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Millennials Are Seeking Prenups—and It Might Just Be Worth Considering

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How and When to Combine Federal Student Loans & Private Loans

Got student loans? We’ve got you covered with our Student Loan Smarts blog series. Our expert tips and hacks will help you save money, pay off loans sooner and stress less about student loan debt. Read the other posts in the series here—and get all the info you need to make intelligent decisions about your student loans. And while you’re at it, check out SoFi’s new Student Loan Debt Navigator tool to assess your student loan repayment options.

One of the biggest student loan myths out there is that borrowers can’t consolidate federal student loans and private student loans into one loan.  It’s understandable why people think that, since this wasn’t an option for many years.  But now that the choice is available, it’s important to understand whether federal and private loan consolidation is right for you – especially when there’s the potential for significant cost savings on the line.

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Paying for College: Should Parents Take Out Loans or Tap Retirement Savings?

With higher education expenses galloping far ahead of inflation, parents at all income levels are finding it difficult to help out with their kids’ college education. If you’re one of many parents whose savings is coming up short, even with a 529 Savings Plan, a Coverdell, or other education-specific plan in place, you may be considering other options to cover the expense gap, including taking out a loan or dipping into retirement accounts.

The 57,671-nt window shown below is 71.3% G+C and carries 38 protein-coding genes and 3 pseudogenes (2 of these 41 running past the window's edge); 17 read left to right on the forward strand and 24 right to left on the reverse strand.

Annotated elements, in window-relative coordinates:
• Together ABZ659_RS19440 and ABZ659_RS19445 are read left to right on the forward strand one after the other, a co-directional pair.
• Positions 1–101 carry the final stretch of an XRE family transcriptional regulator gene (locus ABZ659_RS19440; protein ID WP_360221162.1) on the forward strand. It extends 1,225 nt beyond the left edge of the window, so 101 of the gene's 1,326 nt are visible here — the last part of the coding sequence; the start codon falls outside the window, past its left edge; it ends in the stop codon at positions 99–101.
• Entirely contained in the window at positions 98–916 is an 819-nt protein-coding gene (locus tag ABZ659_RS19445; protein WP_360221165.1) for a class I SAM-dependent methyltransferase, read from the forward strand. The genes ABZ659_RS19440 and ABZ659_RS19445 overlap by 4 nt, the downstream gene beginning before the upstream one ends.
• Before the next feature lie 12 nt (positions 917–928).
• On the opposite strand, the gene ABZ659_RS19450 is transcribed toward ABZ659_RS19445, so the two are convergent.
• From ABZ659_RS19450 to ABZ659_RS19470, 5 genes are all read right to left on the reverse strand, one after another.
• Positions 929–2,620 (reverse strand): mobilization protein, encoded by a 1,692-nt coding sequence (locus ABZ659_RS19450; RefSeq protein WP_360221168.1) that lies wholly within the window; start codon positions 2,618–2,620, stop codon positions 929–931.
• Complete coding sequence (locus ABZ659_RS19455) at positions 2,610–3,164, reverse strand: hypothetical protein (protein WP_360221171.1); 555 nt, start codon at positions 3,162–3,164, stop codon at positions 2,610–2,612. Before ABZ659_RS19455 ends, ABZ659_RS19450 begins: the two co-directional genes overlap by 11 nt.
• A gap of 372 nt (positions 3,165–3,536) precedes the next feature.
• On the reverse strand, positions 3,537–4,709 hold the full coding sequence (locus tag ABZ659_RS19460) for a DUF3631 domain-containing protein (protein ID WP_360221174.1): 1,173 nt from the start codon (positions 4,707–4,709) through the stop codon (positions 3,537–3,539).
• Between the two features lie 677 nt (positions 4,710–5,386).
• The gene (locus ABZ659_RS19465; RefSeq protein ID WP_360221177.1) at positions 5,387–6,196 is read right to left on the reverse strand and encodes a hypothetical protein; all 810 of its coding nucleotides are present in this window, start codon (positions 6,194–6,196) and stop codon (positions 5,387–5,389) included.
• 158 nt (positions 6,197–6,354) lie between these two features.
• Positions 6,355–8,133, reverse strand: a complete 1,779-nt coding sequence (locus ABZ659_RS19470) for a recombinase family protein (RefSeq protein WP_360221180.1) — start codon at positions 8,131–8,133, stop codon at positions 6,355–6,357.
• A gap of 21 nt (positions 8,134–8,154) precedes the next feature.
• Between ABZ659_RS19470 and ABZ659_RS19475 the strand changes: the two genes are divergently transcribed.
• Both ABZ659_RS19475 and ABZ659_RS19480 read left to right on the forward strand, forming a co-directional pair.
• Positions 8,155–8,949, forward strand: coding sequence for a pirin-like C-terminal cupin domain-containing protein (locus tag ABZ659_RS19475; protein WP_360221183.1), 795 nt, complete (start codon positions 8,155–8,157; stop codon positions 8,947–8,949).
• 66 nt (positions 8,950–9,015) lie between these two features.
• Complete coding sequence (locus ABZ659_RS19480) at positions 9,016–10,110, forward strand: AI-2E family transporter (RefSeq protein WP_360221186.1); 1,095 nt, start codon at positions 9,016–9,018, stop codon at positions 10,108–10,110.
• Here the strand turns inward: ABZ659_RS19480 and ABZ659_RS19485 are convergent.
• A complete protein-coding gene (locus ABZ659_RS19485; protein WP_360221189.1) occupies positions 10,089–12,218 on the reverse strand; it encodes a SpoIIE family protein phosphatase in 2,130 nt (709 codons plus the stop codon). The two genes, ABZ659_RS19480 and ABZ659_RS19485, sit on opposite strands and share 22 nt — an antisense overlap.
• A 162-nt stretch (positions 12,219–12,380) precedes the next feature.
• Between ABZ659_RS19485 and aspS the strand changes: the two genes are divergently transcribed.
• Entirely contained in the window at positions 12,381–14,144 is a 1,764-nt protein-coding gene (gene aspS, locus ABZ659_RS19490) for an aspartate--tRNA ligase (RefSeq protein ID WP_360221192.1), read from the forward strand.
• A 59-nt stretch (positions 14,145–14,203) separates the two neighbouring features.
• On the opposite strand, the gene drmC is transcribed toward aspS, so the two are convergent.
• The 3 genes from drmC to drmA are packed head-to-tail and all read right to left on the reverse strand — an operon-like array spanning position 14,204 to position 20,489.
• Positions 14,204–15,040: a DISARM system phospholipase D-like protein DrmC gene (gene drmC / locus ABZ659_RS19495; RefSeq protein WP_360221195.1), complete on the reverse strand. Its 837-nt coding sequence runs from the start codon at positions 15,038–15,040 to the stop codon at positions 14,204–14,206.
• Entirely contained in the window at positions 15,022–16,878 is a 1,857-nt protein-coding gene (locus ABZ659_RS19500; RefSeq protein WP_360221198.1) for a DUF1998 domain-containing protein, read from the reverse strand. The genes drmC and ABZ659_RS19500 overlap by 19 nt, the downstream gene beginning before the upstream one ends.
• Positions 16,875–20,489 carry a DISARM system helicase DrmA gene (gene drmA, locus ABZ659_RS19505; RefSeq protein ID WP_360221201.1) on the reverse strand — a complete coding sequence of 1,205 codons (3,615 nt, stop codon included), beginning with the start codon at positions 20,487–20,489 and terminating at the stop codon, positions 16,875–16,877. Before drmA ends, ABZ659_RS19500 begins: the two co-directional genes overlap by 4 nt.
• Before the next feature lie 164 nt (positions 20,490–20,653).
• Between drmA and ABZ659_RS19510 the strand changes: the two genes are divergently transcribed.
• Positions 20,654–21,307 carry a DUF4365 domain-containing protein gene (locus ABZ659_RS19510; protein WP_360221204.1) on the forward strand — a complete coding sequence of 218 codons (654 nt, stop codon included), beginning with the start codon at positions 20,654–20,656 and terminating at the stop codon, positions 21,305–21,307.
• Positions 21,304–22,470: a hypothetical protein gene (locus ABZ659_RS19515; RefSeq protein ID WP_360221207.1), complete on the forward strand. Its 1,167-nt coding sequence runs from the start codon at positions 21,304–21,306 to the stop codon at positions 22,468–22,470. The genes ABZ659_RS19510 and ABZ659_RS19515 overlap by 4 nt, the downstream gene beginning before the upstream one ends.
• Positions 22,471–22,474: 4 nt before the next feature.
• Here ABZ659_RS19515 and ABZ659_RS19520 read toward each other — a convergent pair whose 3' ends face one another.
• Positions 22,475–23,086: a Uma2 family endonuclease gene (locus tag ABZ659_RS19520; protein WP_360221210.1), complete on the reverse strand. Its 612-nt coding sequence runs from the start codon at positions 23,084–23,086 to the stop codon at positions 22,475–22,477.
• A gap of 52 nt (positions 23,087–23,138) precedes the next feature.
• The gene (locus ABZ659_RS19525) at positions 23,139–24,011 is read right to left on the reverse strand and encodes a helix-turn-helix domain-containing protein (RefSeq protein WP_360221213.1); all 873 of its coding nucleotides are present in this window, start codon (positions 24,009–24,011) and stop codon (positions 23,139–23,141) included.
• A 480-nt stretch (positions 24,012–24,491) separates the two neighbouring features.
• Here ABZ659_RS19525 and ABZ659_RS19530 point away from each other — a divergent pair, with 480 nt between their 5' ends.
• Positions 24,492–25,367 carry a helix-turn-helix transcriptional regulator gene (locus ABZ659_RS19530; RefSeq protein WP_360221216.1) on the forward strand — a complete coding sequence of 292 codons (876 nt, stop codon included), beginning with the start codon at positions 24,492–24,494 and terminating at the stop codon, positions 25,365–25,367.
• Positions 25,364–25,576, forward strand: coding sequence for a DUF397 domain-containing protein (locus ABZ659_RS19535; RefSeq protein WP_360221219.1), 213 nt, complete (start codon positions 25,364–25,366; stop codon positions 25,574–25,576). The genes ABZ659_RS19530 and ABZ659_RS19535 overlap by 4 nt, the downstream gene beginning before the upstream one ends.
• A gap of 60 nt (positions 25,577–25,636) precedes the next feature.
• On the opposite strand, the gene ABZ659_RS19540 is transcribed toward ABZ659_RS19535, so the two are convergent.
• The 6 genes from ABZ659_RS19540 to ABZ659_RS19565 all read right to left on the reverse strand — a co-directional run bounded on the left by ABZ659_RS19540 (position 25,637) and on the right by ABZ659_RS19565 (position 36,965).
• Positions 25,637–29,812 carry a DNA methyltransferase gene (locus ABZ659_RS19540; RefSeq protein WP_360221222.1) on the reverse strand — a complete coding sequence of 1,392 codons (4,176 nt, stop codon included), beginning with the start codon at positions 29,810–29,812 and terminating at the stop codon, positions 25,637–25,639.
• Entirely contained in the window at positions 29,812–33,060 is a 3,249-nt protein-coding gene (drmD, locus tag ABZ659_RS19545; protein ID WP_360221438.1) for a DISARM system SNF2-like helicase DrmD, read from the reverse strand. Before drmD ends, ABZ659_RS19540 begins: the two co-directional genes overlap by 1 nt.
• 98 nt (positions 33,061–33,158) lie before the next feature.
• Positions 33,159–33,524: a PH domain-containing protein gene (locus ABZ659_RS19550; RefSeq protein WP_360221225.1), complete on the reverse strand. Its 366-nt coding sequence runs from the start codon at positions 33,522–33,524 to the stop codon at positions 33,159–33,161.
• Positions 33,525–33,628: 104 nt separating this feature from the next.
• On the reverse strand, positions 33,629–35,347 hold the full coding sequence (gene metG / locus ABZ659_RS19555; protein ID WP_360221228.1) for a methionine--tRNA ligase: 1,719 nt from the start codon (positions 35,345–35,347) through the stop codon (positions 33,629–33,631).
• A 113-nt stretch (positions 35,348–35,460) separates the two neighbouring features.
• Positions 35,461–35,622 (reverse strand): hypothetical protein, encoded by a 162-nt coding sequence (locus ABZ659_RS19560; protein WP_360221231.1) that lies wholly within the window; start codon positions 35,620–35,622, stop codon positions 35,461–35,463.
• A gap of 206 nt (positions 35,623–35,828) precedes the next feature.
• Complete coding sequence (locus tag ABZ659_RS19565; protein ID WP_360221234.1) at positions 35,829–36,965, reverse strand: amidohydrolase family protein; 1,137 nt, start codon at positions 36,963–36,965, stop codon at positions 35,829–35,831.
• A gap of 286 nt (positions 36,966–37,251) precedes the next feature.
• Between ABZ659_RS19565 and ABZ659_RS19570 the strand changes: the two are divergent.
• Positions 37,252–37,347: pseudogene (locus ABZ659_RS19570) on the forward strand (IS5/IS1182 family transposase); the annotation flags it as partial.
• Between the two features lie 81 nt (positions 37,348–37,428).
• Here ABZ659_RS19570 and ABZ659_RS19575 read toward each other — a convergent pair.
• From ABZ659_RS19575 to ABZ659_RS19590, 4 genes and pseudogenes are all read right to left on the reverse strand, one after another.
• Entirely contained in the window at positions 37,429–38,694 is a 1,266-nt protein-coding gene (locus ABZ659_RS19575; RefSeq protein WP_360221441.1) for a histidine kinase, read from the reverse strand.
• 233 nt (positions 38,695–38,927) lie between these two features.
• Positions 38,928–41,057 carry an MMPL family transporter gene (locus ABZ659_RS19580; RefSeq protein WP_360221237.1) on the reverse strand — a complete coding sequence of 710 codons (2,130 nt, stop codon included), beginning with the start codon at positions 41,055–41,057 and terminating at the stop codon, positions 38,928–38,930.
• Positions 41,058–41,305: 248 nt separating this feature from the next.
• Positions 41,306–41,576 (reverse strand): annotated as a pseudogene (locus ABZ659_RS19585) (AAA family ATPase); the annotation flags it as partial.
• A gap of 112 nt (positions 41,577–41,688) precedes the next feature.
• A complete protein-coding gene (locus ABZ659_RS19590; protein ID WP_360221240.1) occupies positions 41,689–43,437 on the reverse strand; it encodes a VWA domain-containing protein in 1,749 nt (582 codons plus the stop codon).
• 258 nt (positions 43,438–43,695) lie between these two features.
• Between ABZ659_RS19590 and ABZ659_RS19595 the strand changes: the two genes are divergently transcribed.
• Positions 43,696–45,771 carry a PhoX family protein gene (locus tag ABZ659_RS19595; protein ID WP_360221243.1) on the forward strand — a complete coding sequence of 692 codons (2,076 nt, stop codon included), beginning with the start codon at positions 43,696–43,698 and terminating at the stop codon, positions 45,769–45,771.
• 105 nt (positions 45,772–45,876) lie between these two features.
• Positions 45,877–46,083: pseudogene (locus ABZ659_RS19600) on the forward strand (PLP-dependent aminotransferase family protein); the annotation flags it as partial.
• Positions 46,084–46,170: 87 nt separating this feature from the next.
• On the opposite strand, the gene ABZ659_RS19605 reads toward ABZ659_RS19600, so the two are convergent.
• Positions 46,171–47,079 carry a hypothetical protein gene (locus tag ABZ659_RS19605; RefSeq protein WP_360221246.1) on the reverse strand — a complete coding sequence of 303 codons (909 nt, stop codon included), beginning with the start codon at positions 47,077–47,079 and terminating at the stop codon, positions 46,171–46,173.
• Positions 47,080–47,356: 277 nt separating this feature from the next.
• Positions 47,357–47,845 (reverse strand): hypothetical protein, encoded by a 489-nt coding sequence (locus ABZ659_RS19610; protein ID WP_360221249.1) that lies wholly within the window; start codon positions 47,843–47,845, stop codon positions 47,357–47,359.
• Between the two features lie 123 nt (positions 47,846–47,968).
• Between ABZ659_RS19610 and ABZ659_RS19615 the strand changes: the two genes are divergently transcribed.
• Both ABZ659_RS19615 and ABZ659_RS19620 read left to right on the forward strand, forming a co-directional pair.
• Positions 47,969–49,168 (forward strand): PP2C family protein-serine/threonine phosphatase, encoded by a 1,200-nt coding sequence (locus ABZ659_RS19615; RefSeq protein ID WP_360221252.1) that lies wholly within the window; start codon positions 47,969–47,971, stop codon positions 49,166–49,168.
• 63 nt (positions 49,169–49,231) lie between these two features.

Before going either route, be sure to fully explore the options available to your family, including potential grants, financial aid, work study programs and employer-provided education assistance programs. And if it’s too late to apply or your child won’t qualify for financial aid, your family may still qualify for one of the tax credits or deductions currently available. While these education-related tax credits won’t necessarily help every family due to limitations and income level phase-outs, they are worth exploring if you’re new to the education funding process.

If you want to explore using retirement savings or private loans to help close the funding gap, here is an overview of the available options in those areas.

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Why Federal Student Loan Interest Rates Matter for Grad School

As the 2016 presidential hopefuls announce their plans to deal with student loan debt, student loan refinancing is once again at the center of the education debt debate. The media coverage thus far has made a couple of things pretty clear. First, a lot of people are unaware that they can apply to refinance federal student loans through a number of private lenders right now – no legislation required.

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Should You Go to Grad School? 3 Questions to Ask First

The “should I go to grad school?” question is a lot different today than it was just a few years ago.

Between 2000 and 2012, graduate programs were the fastest growing segment of the higher education market, with the annual production of master’s degrees increasing 63% during that timeframe, according to federal data. In particular, enrollments spiked after the 2008 global financial crisis, when many people returned to school to bolster prospects in a depressed job market.

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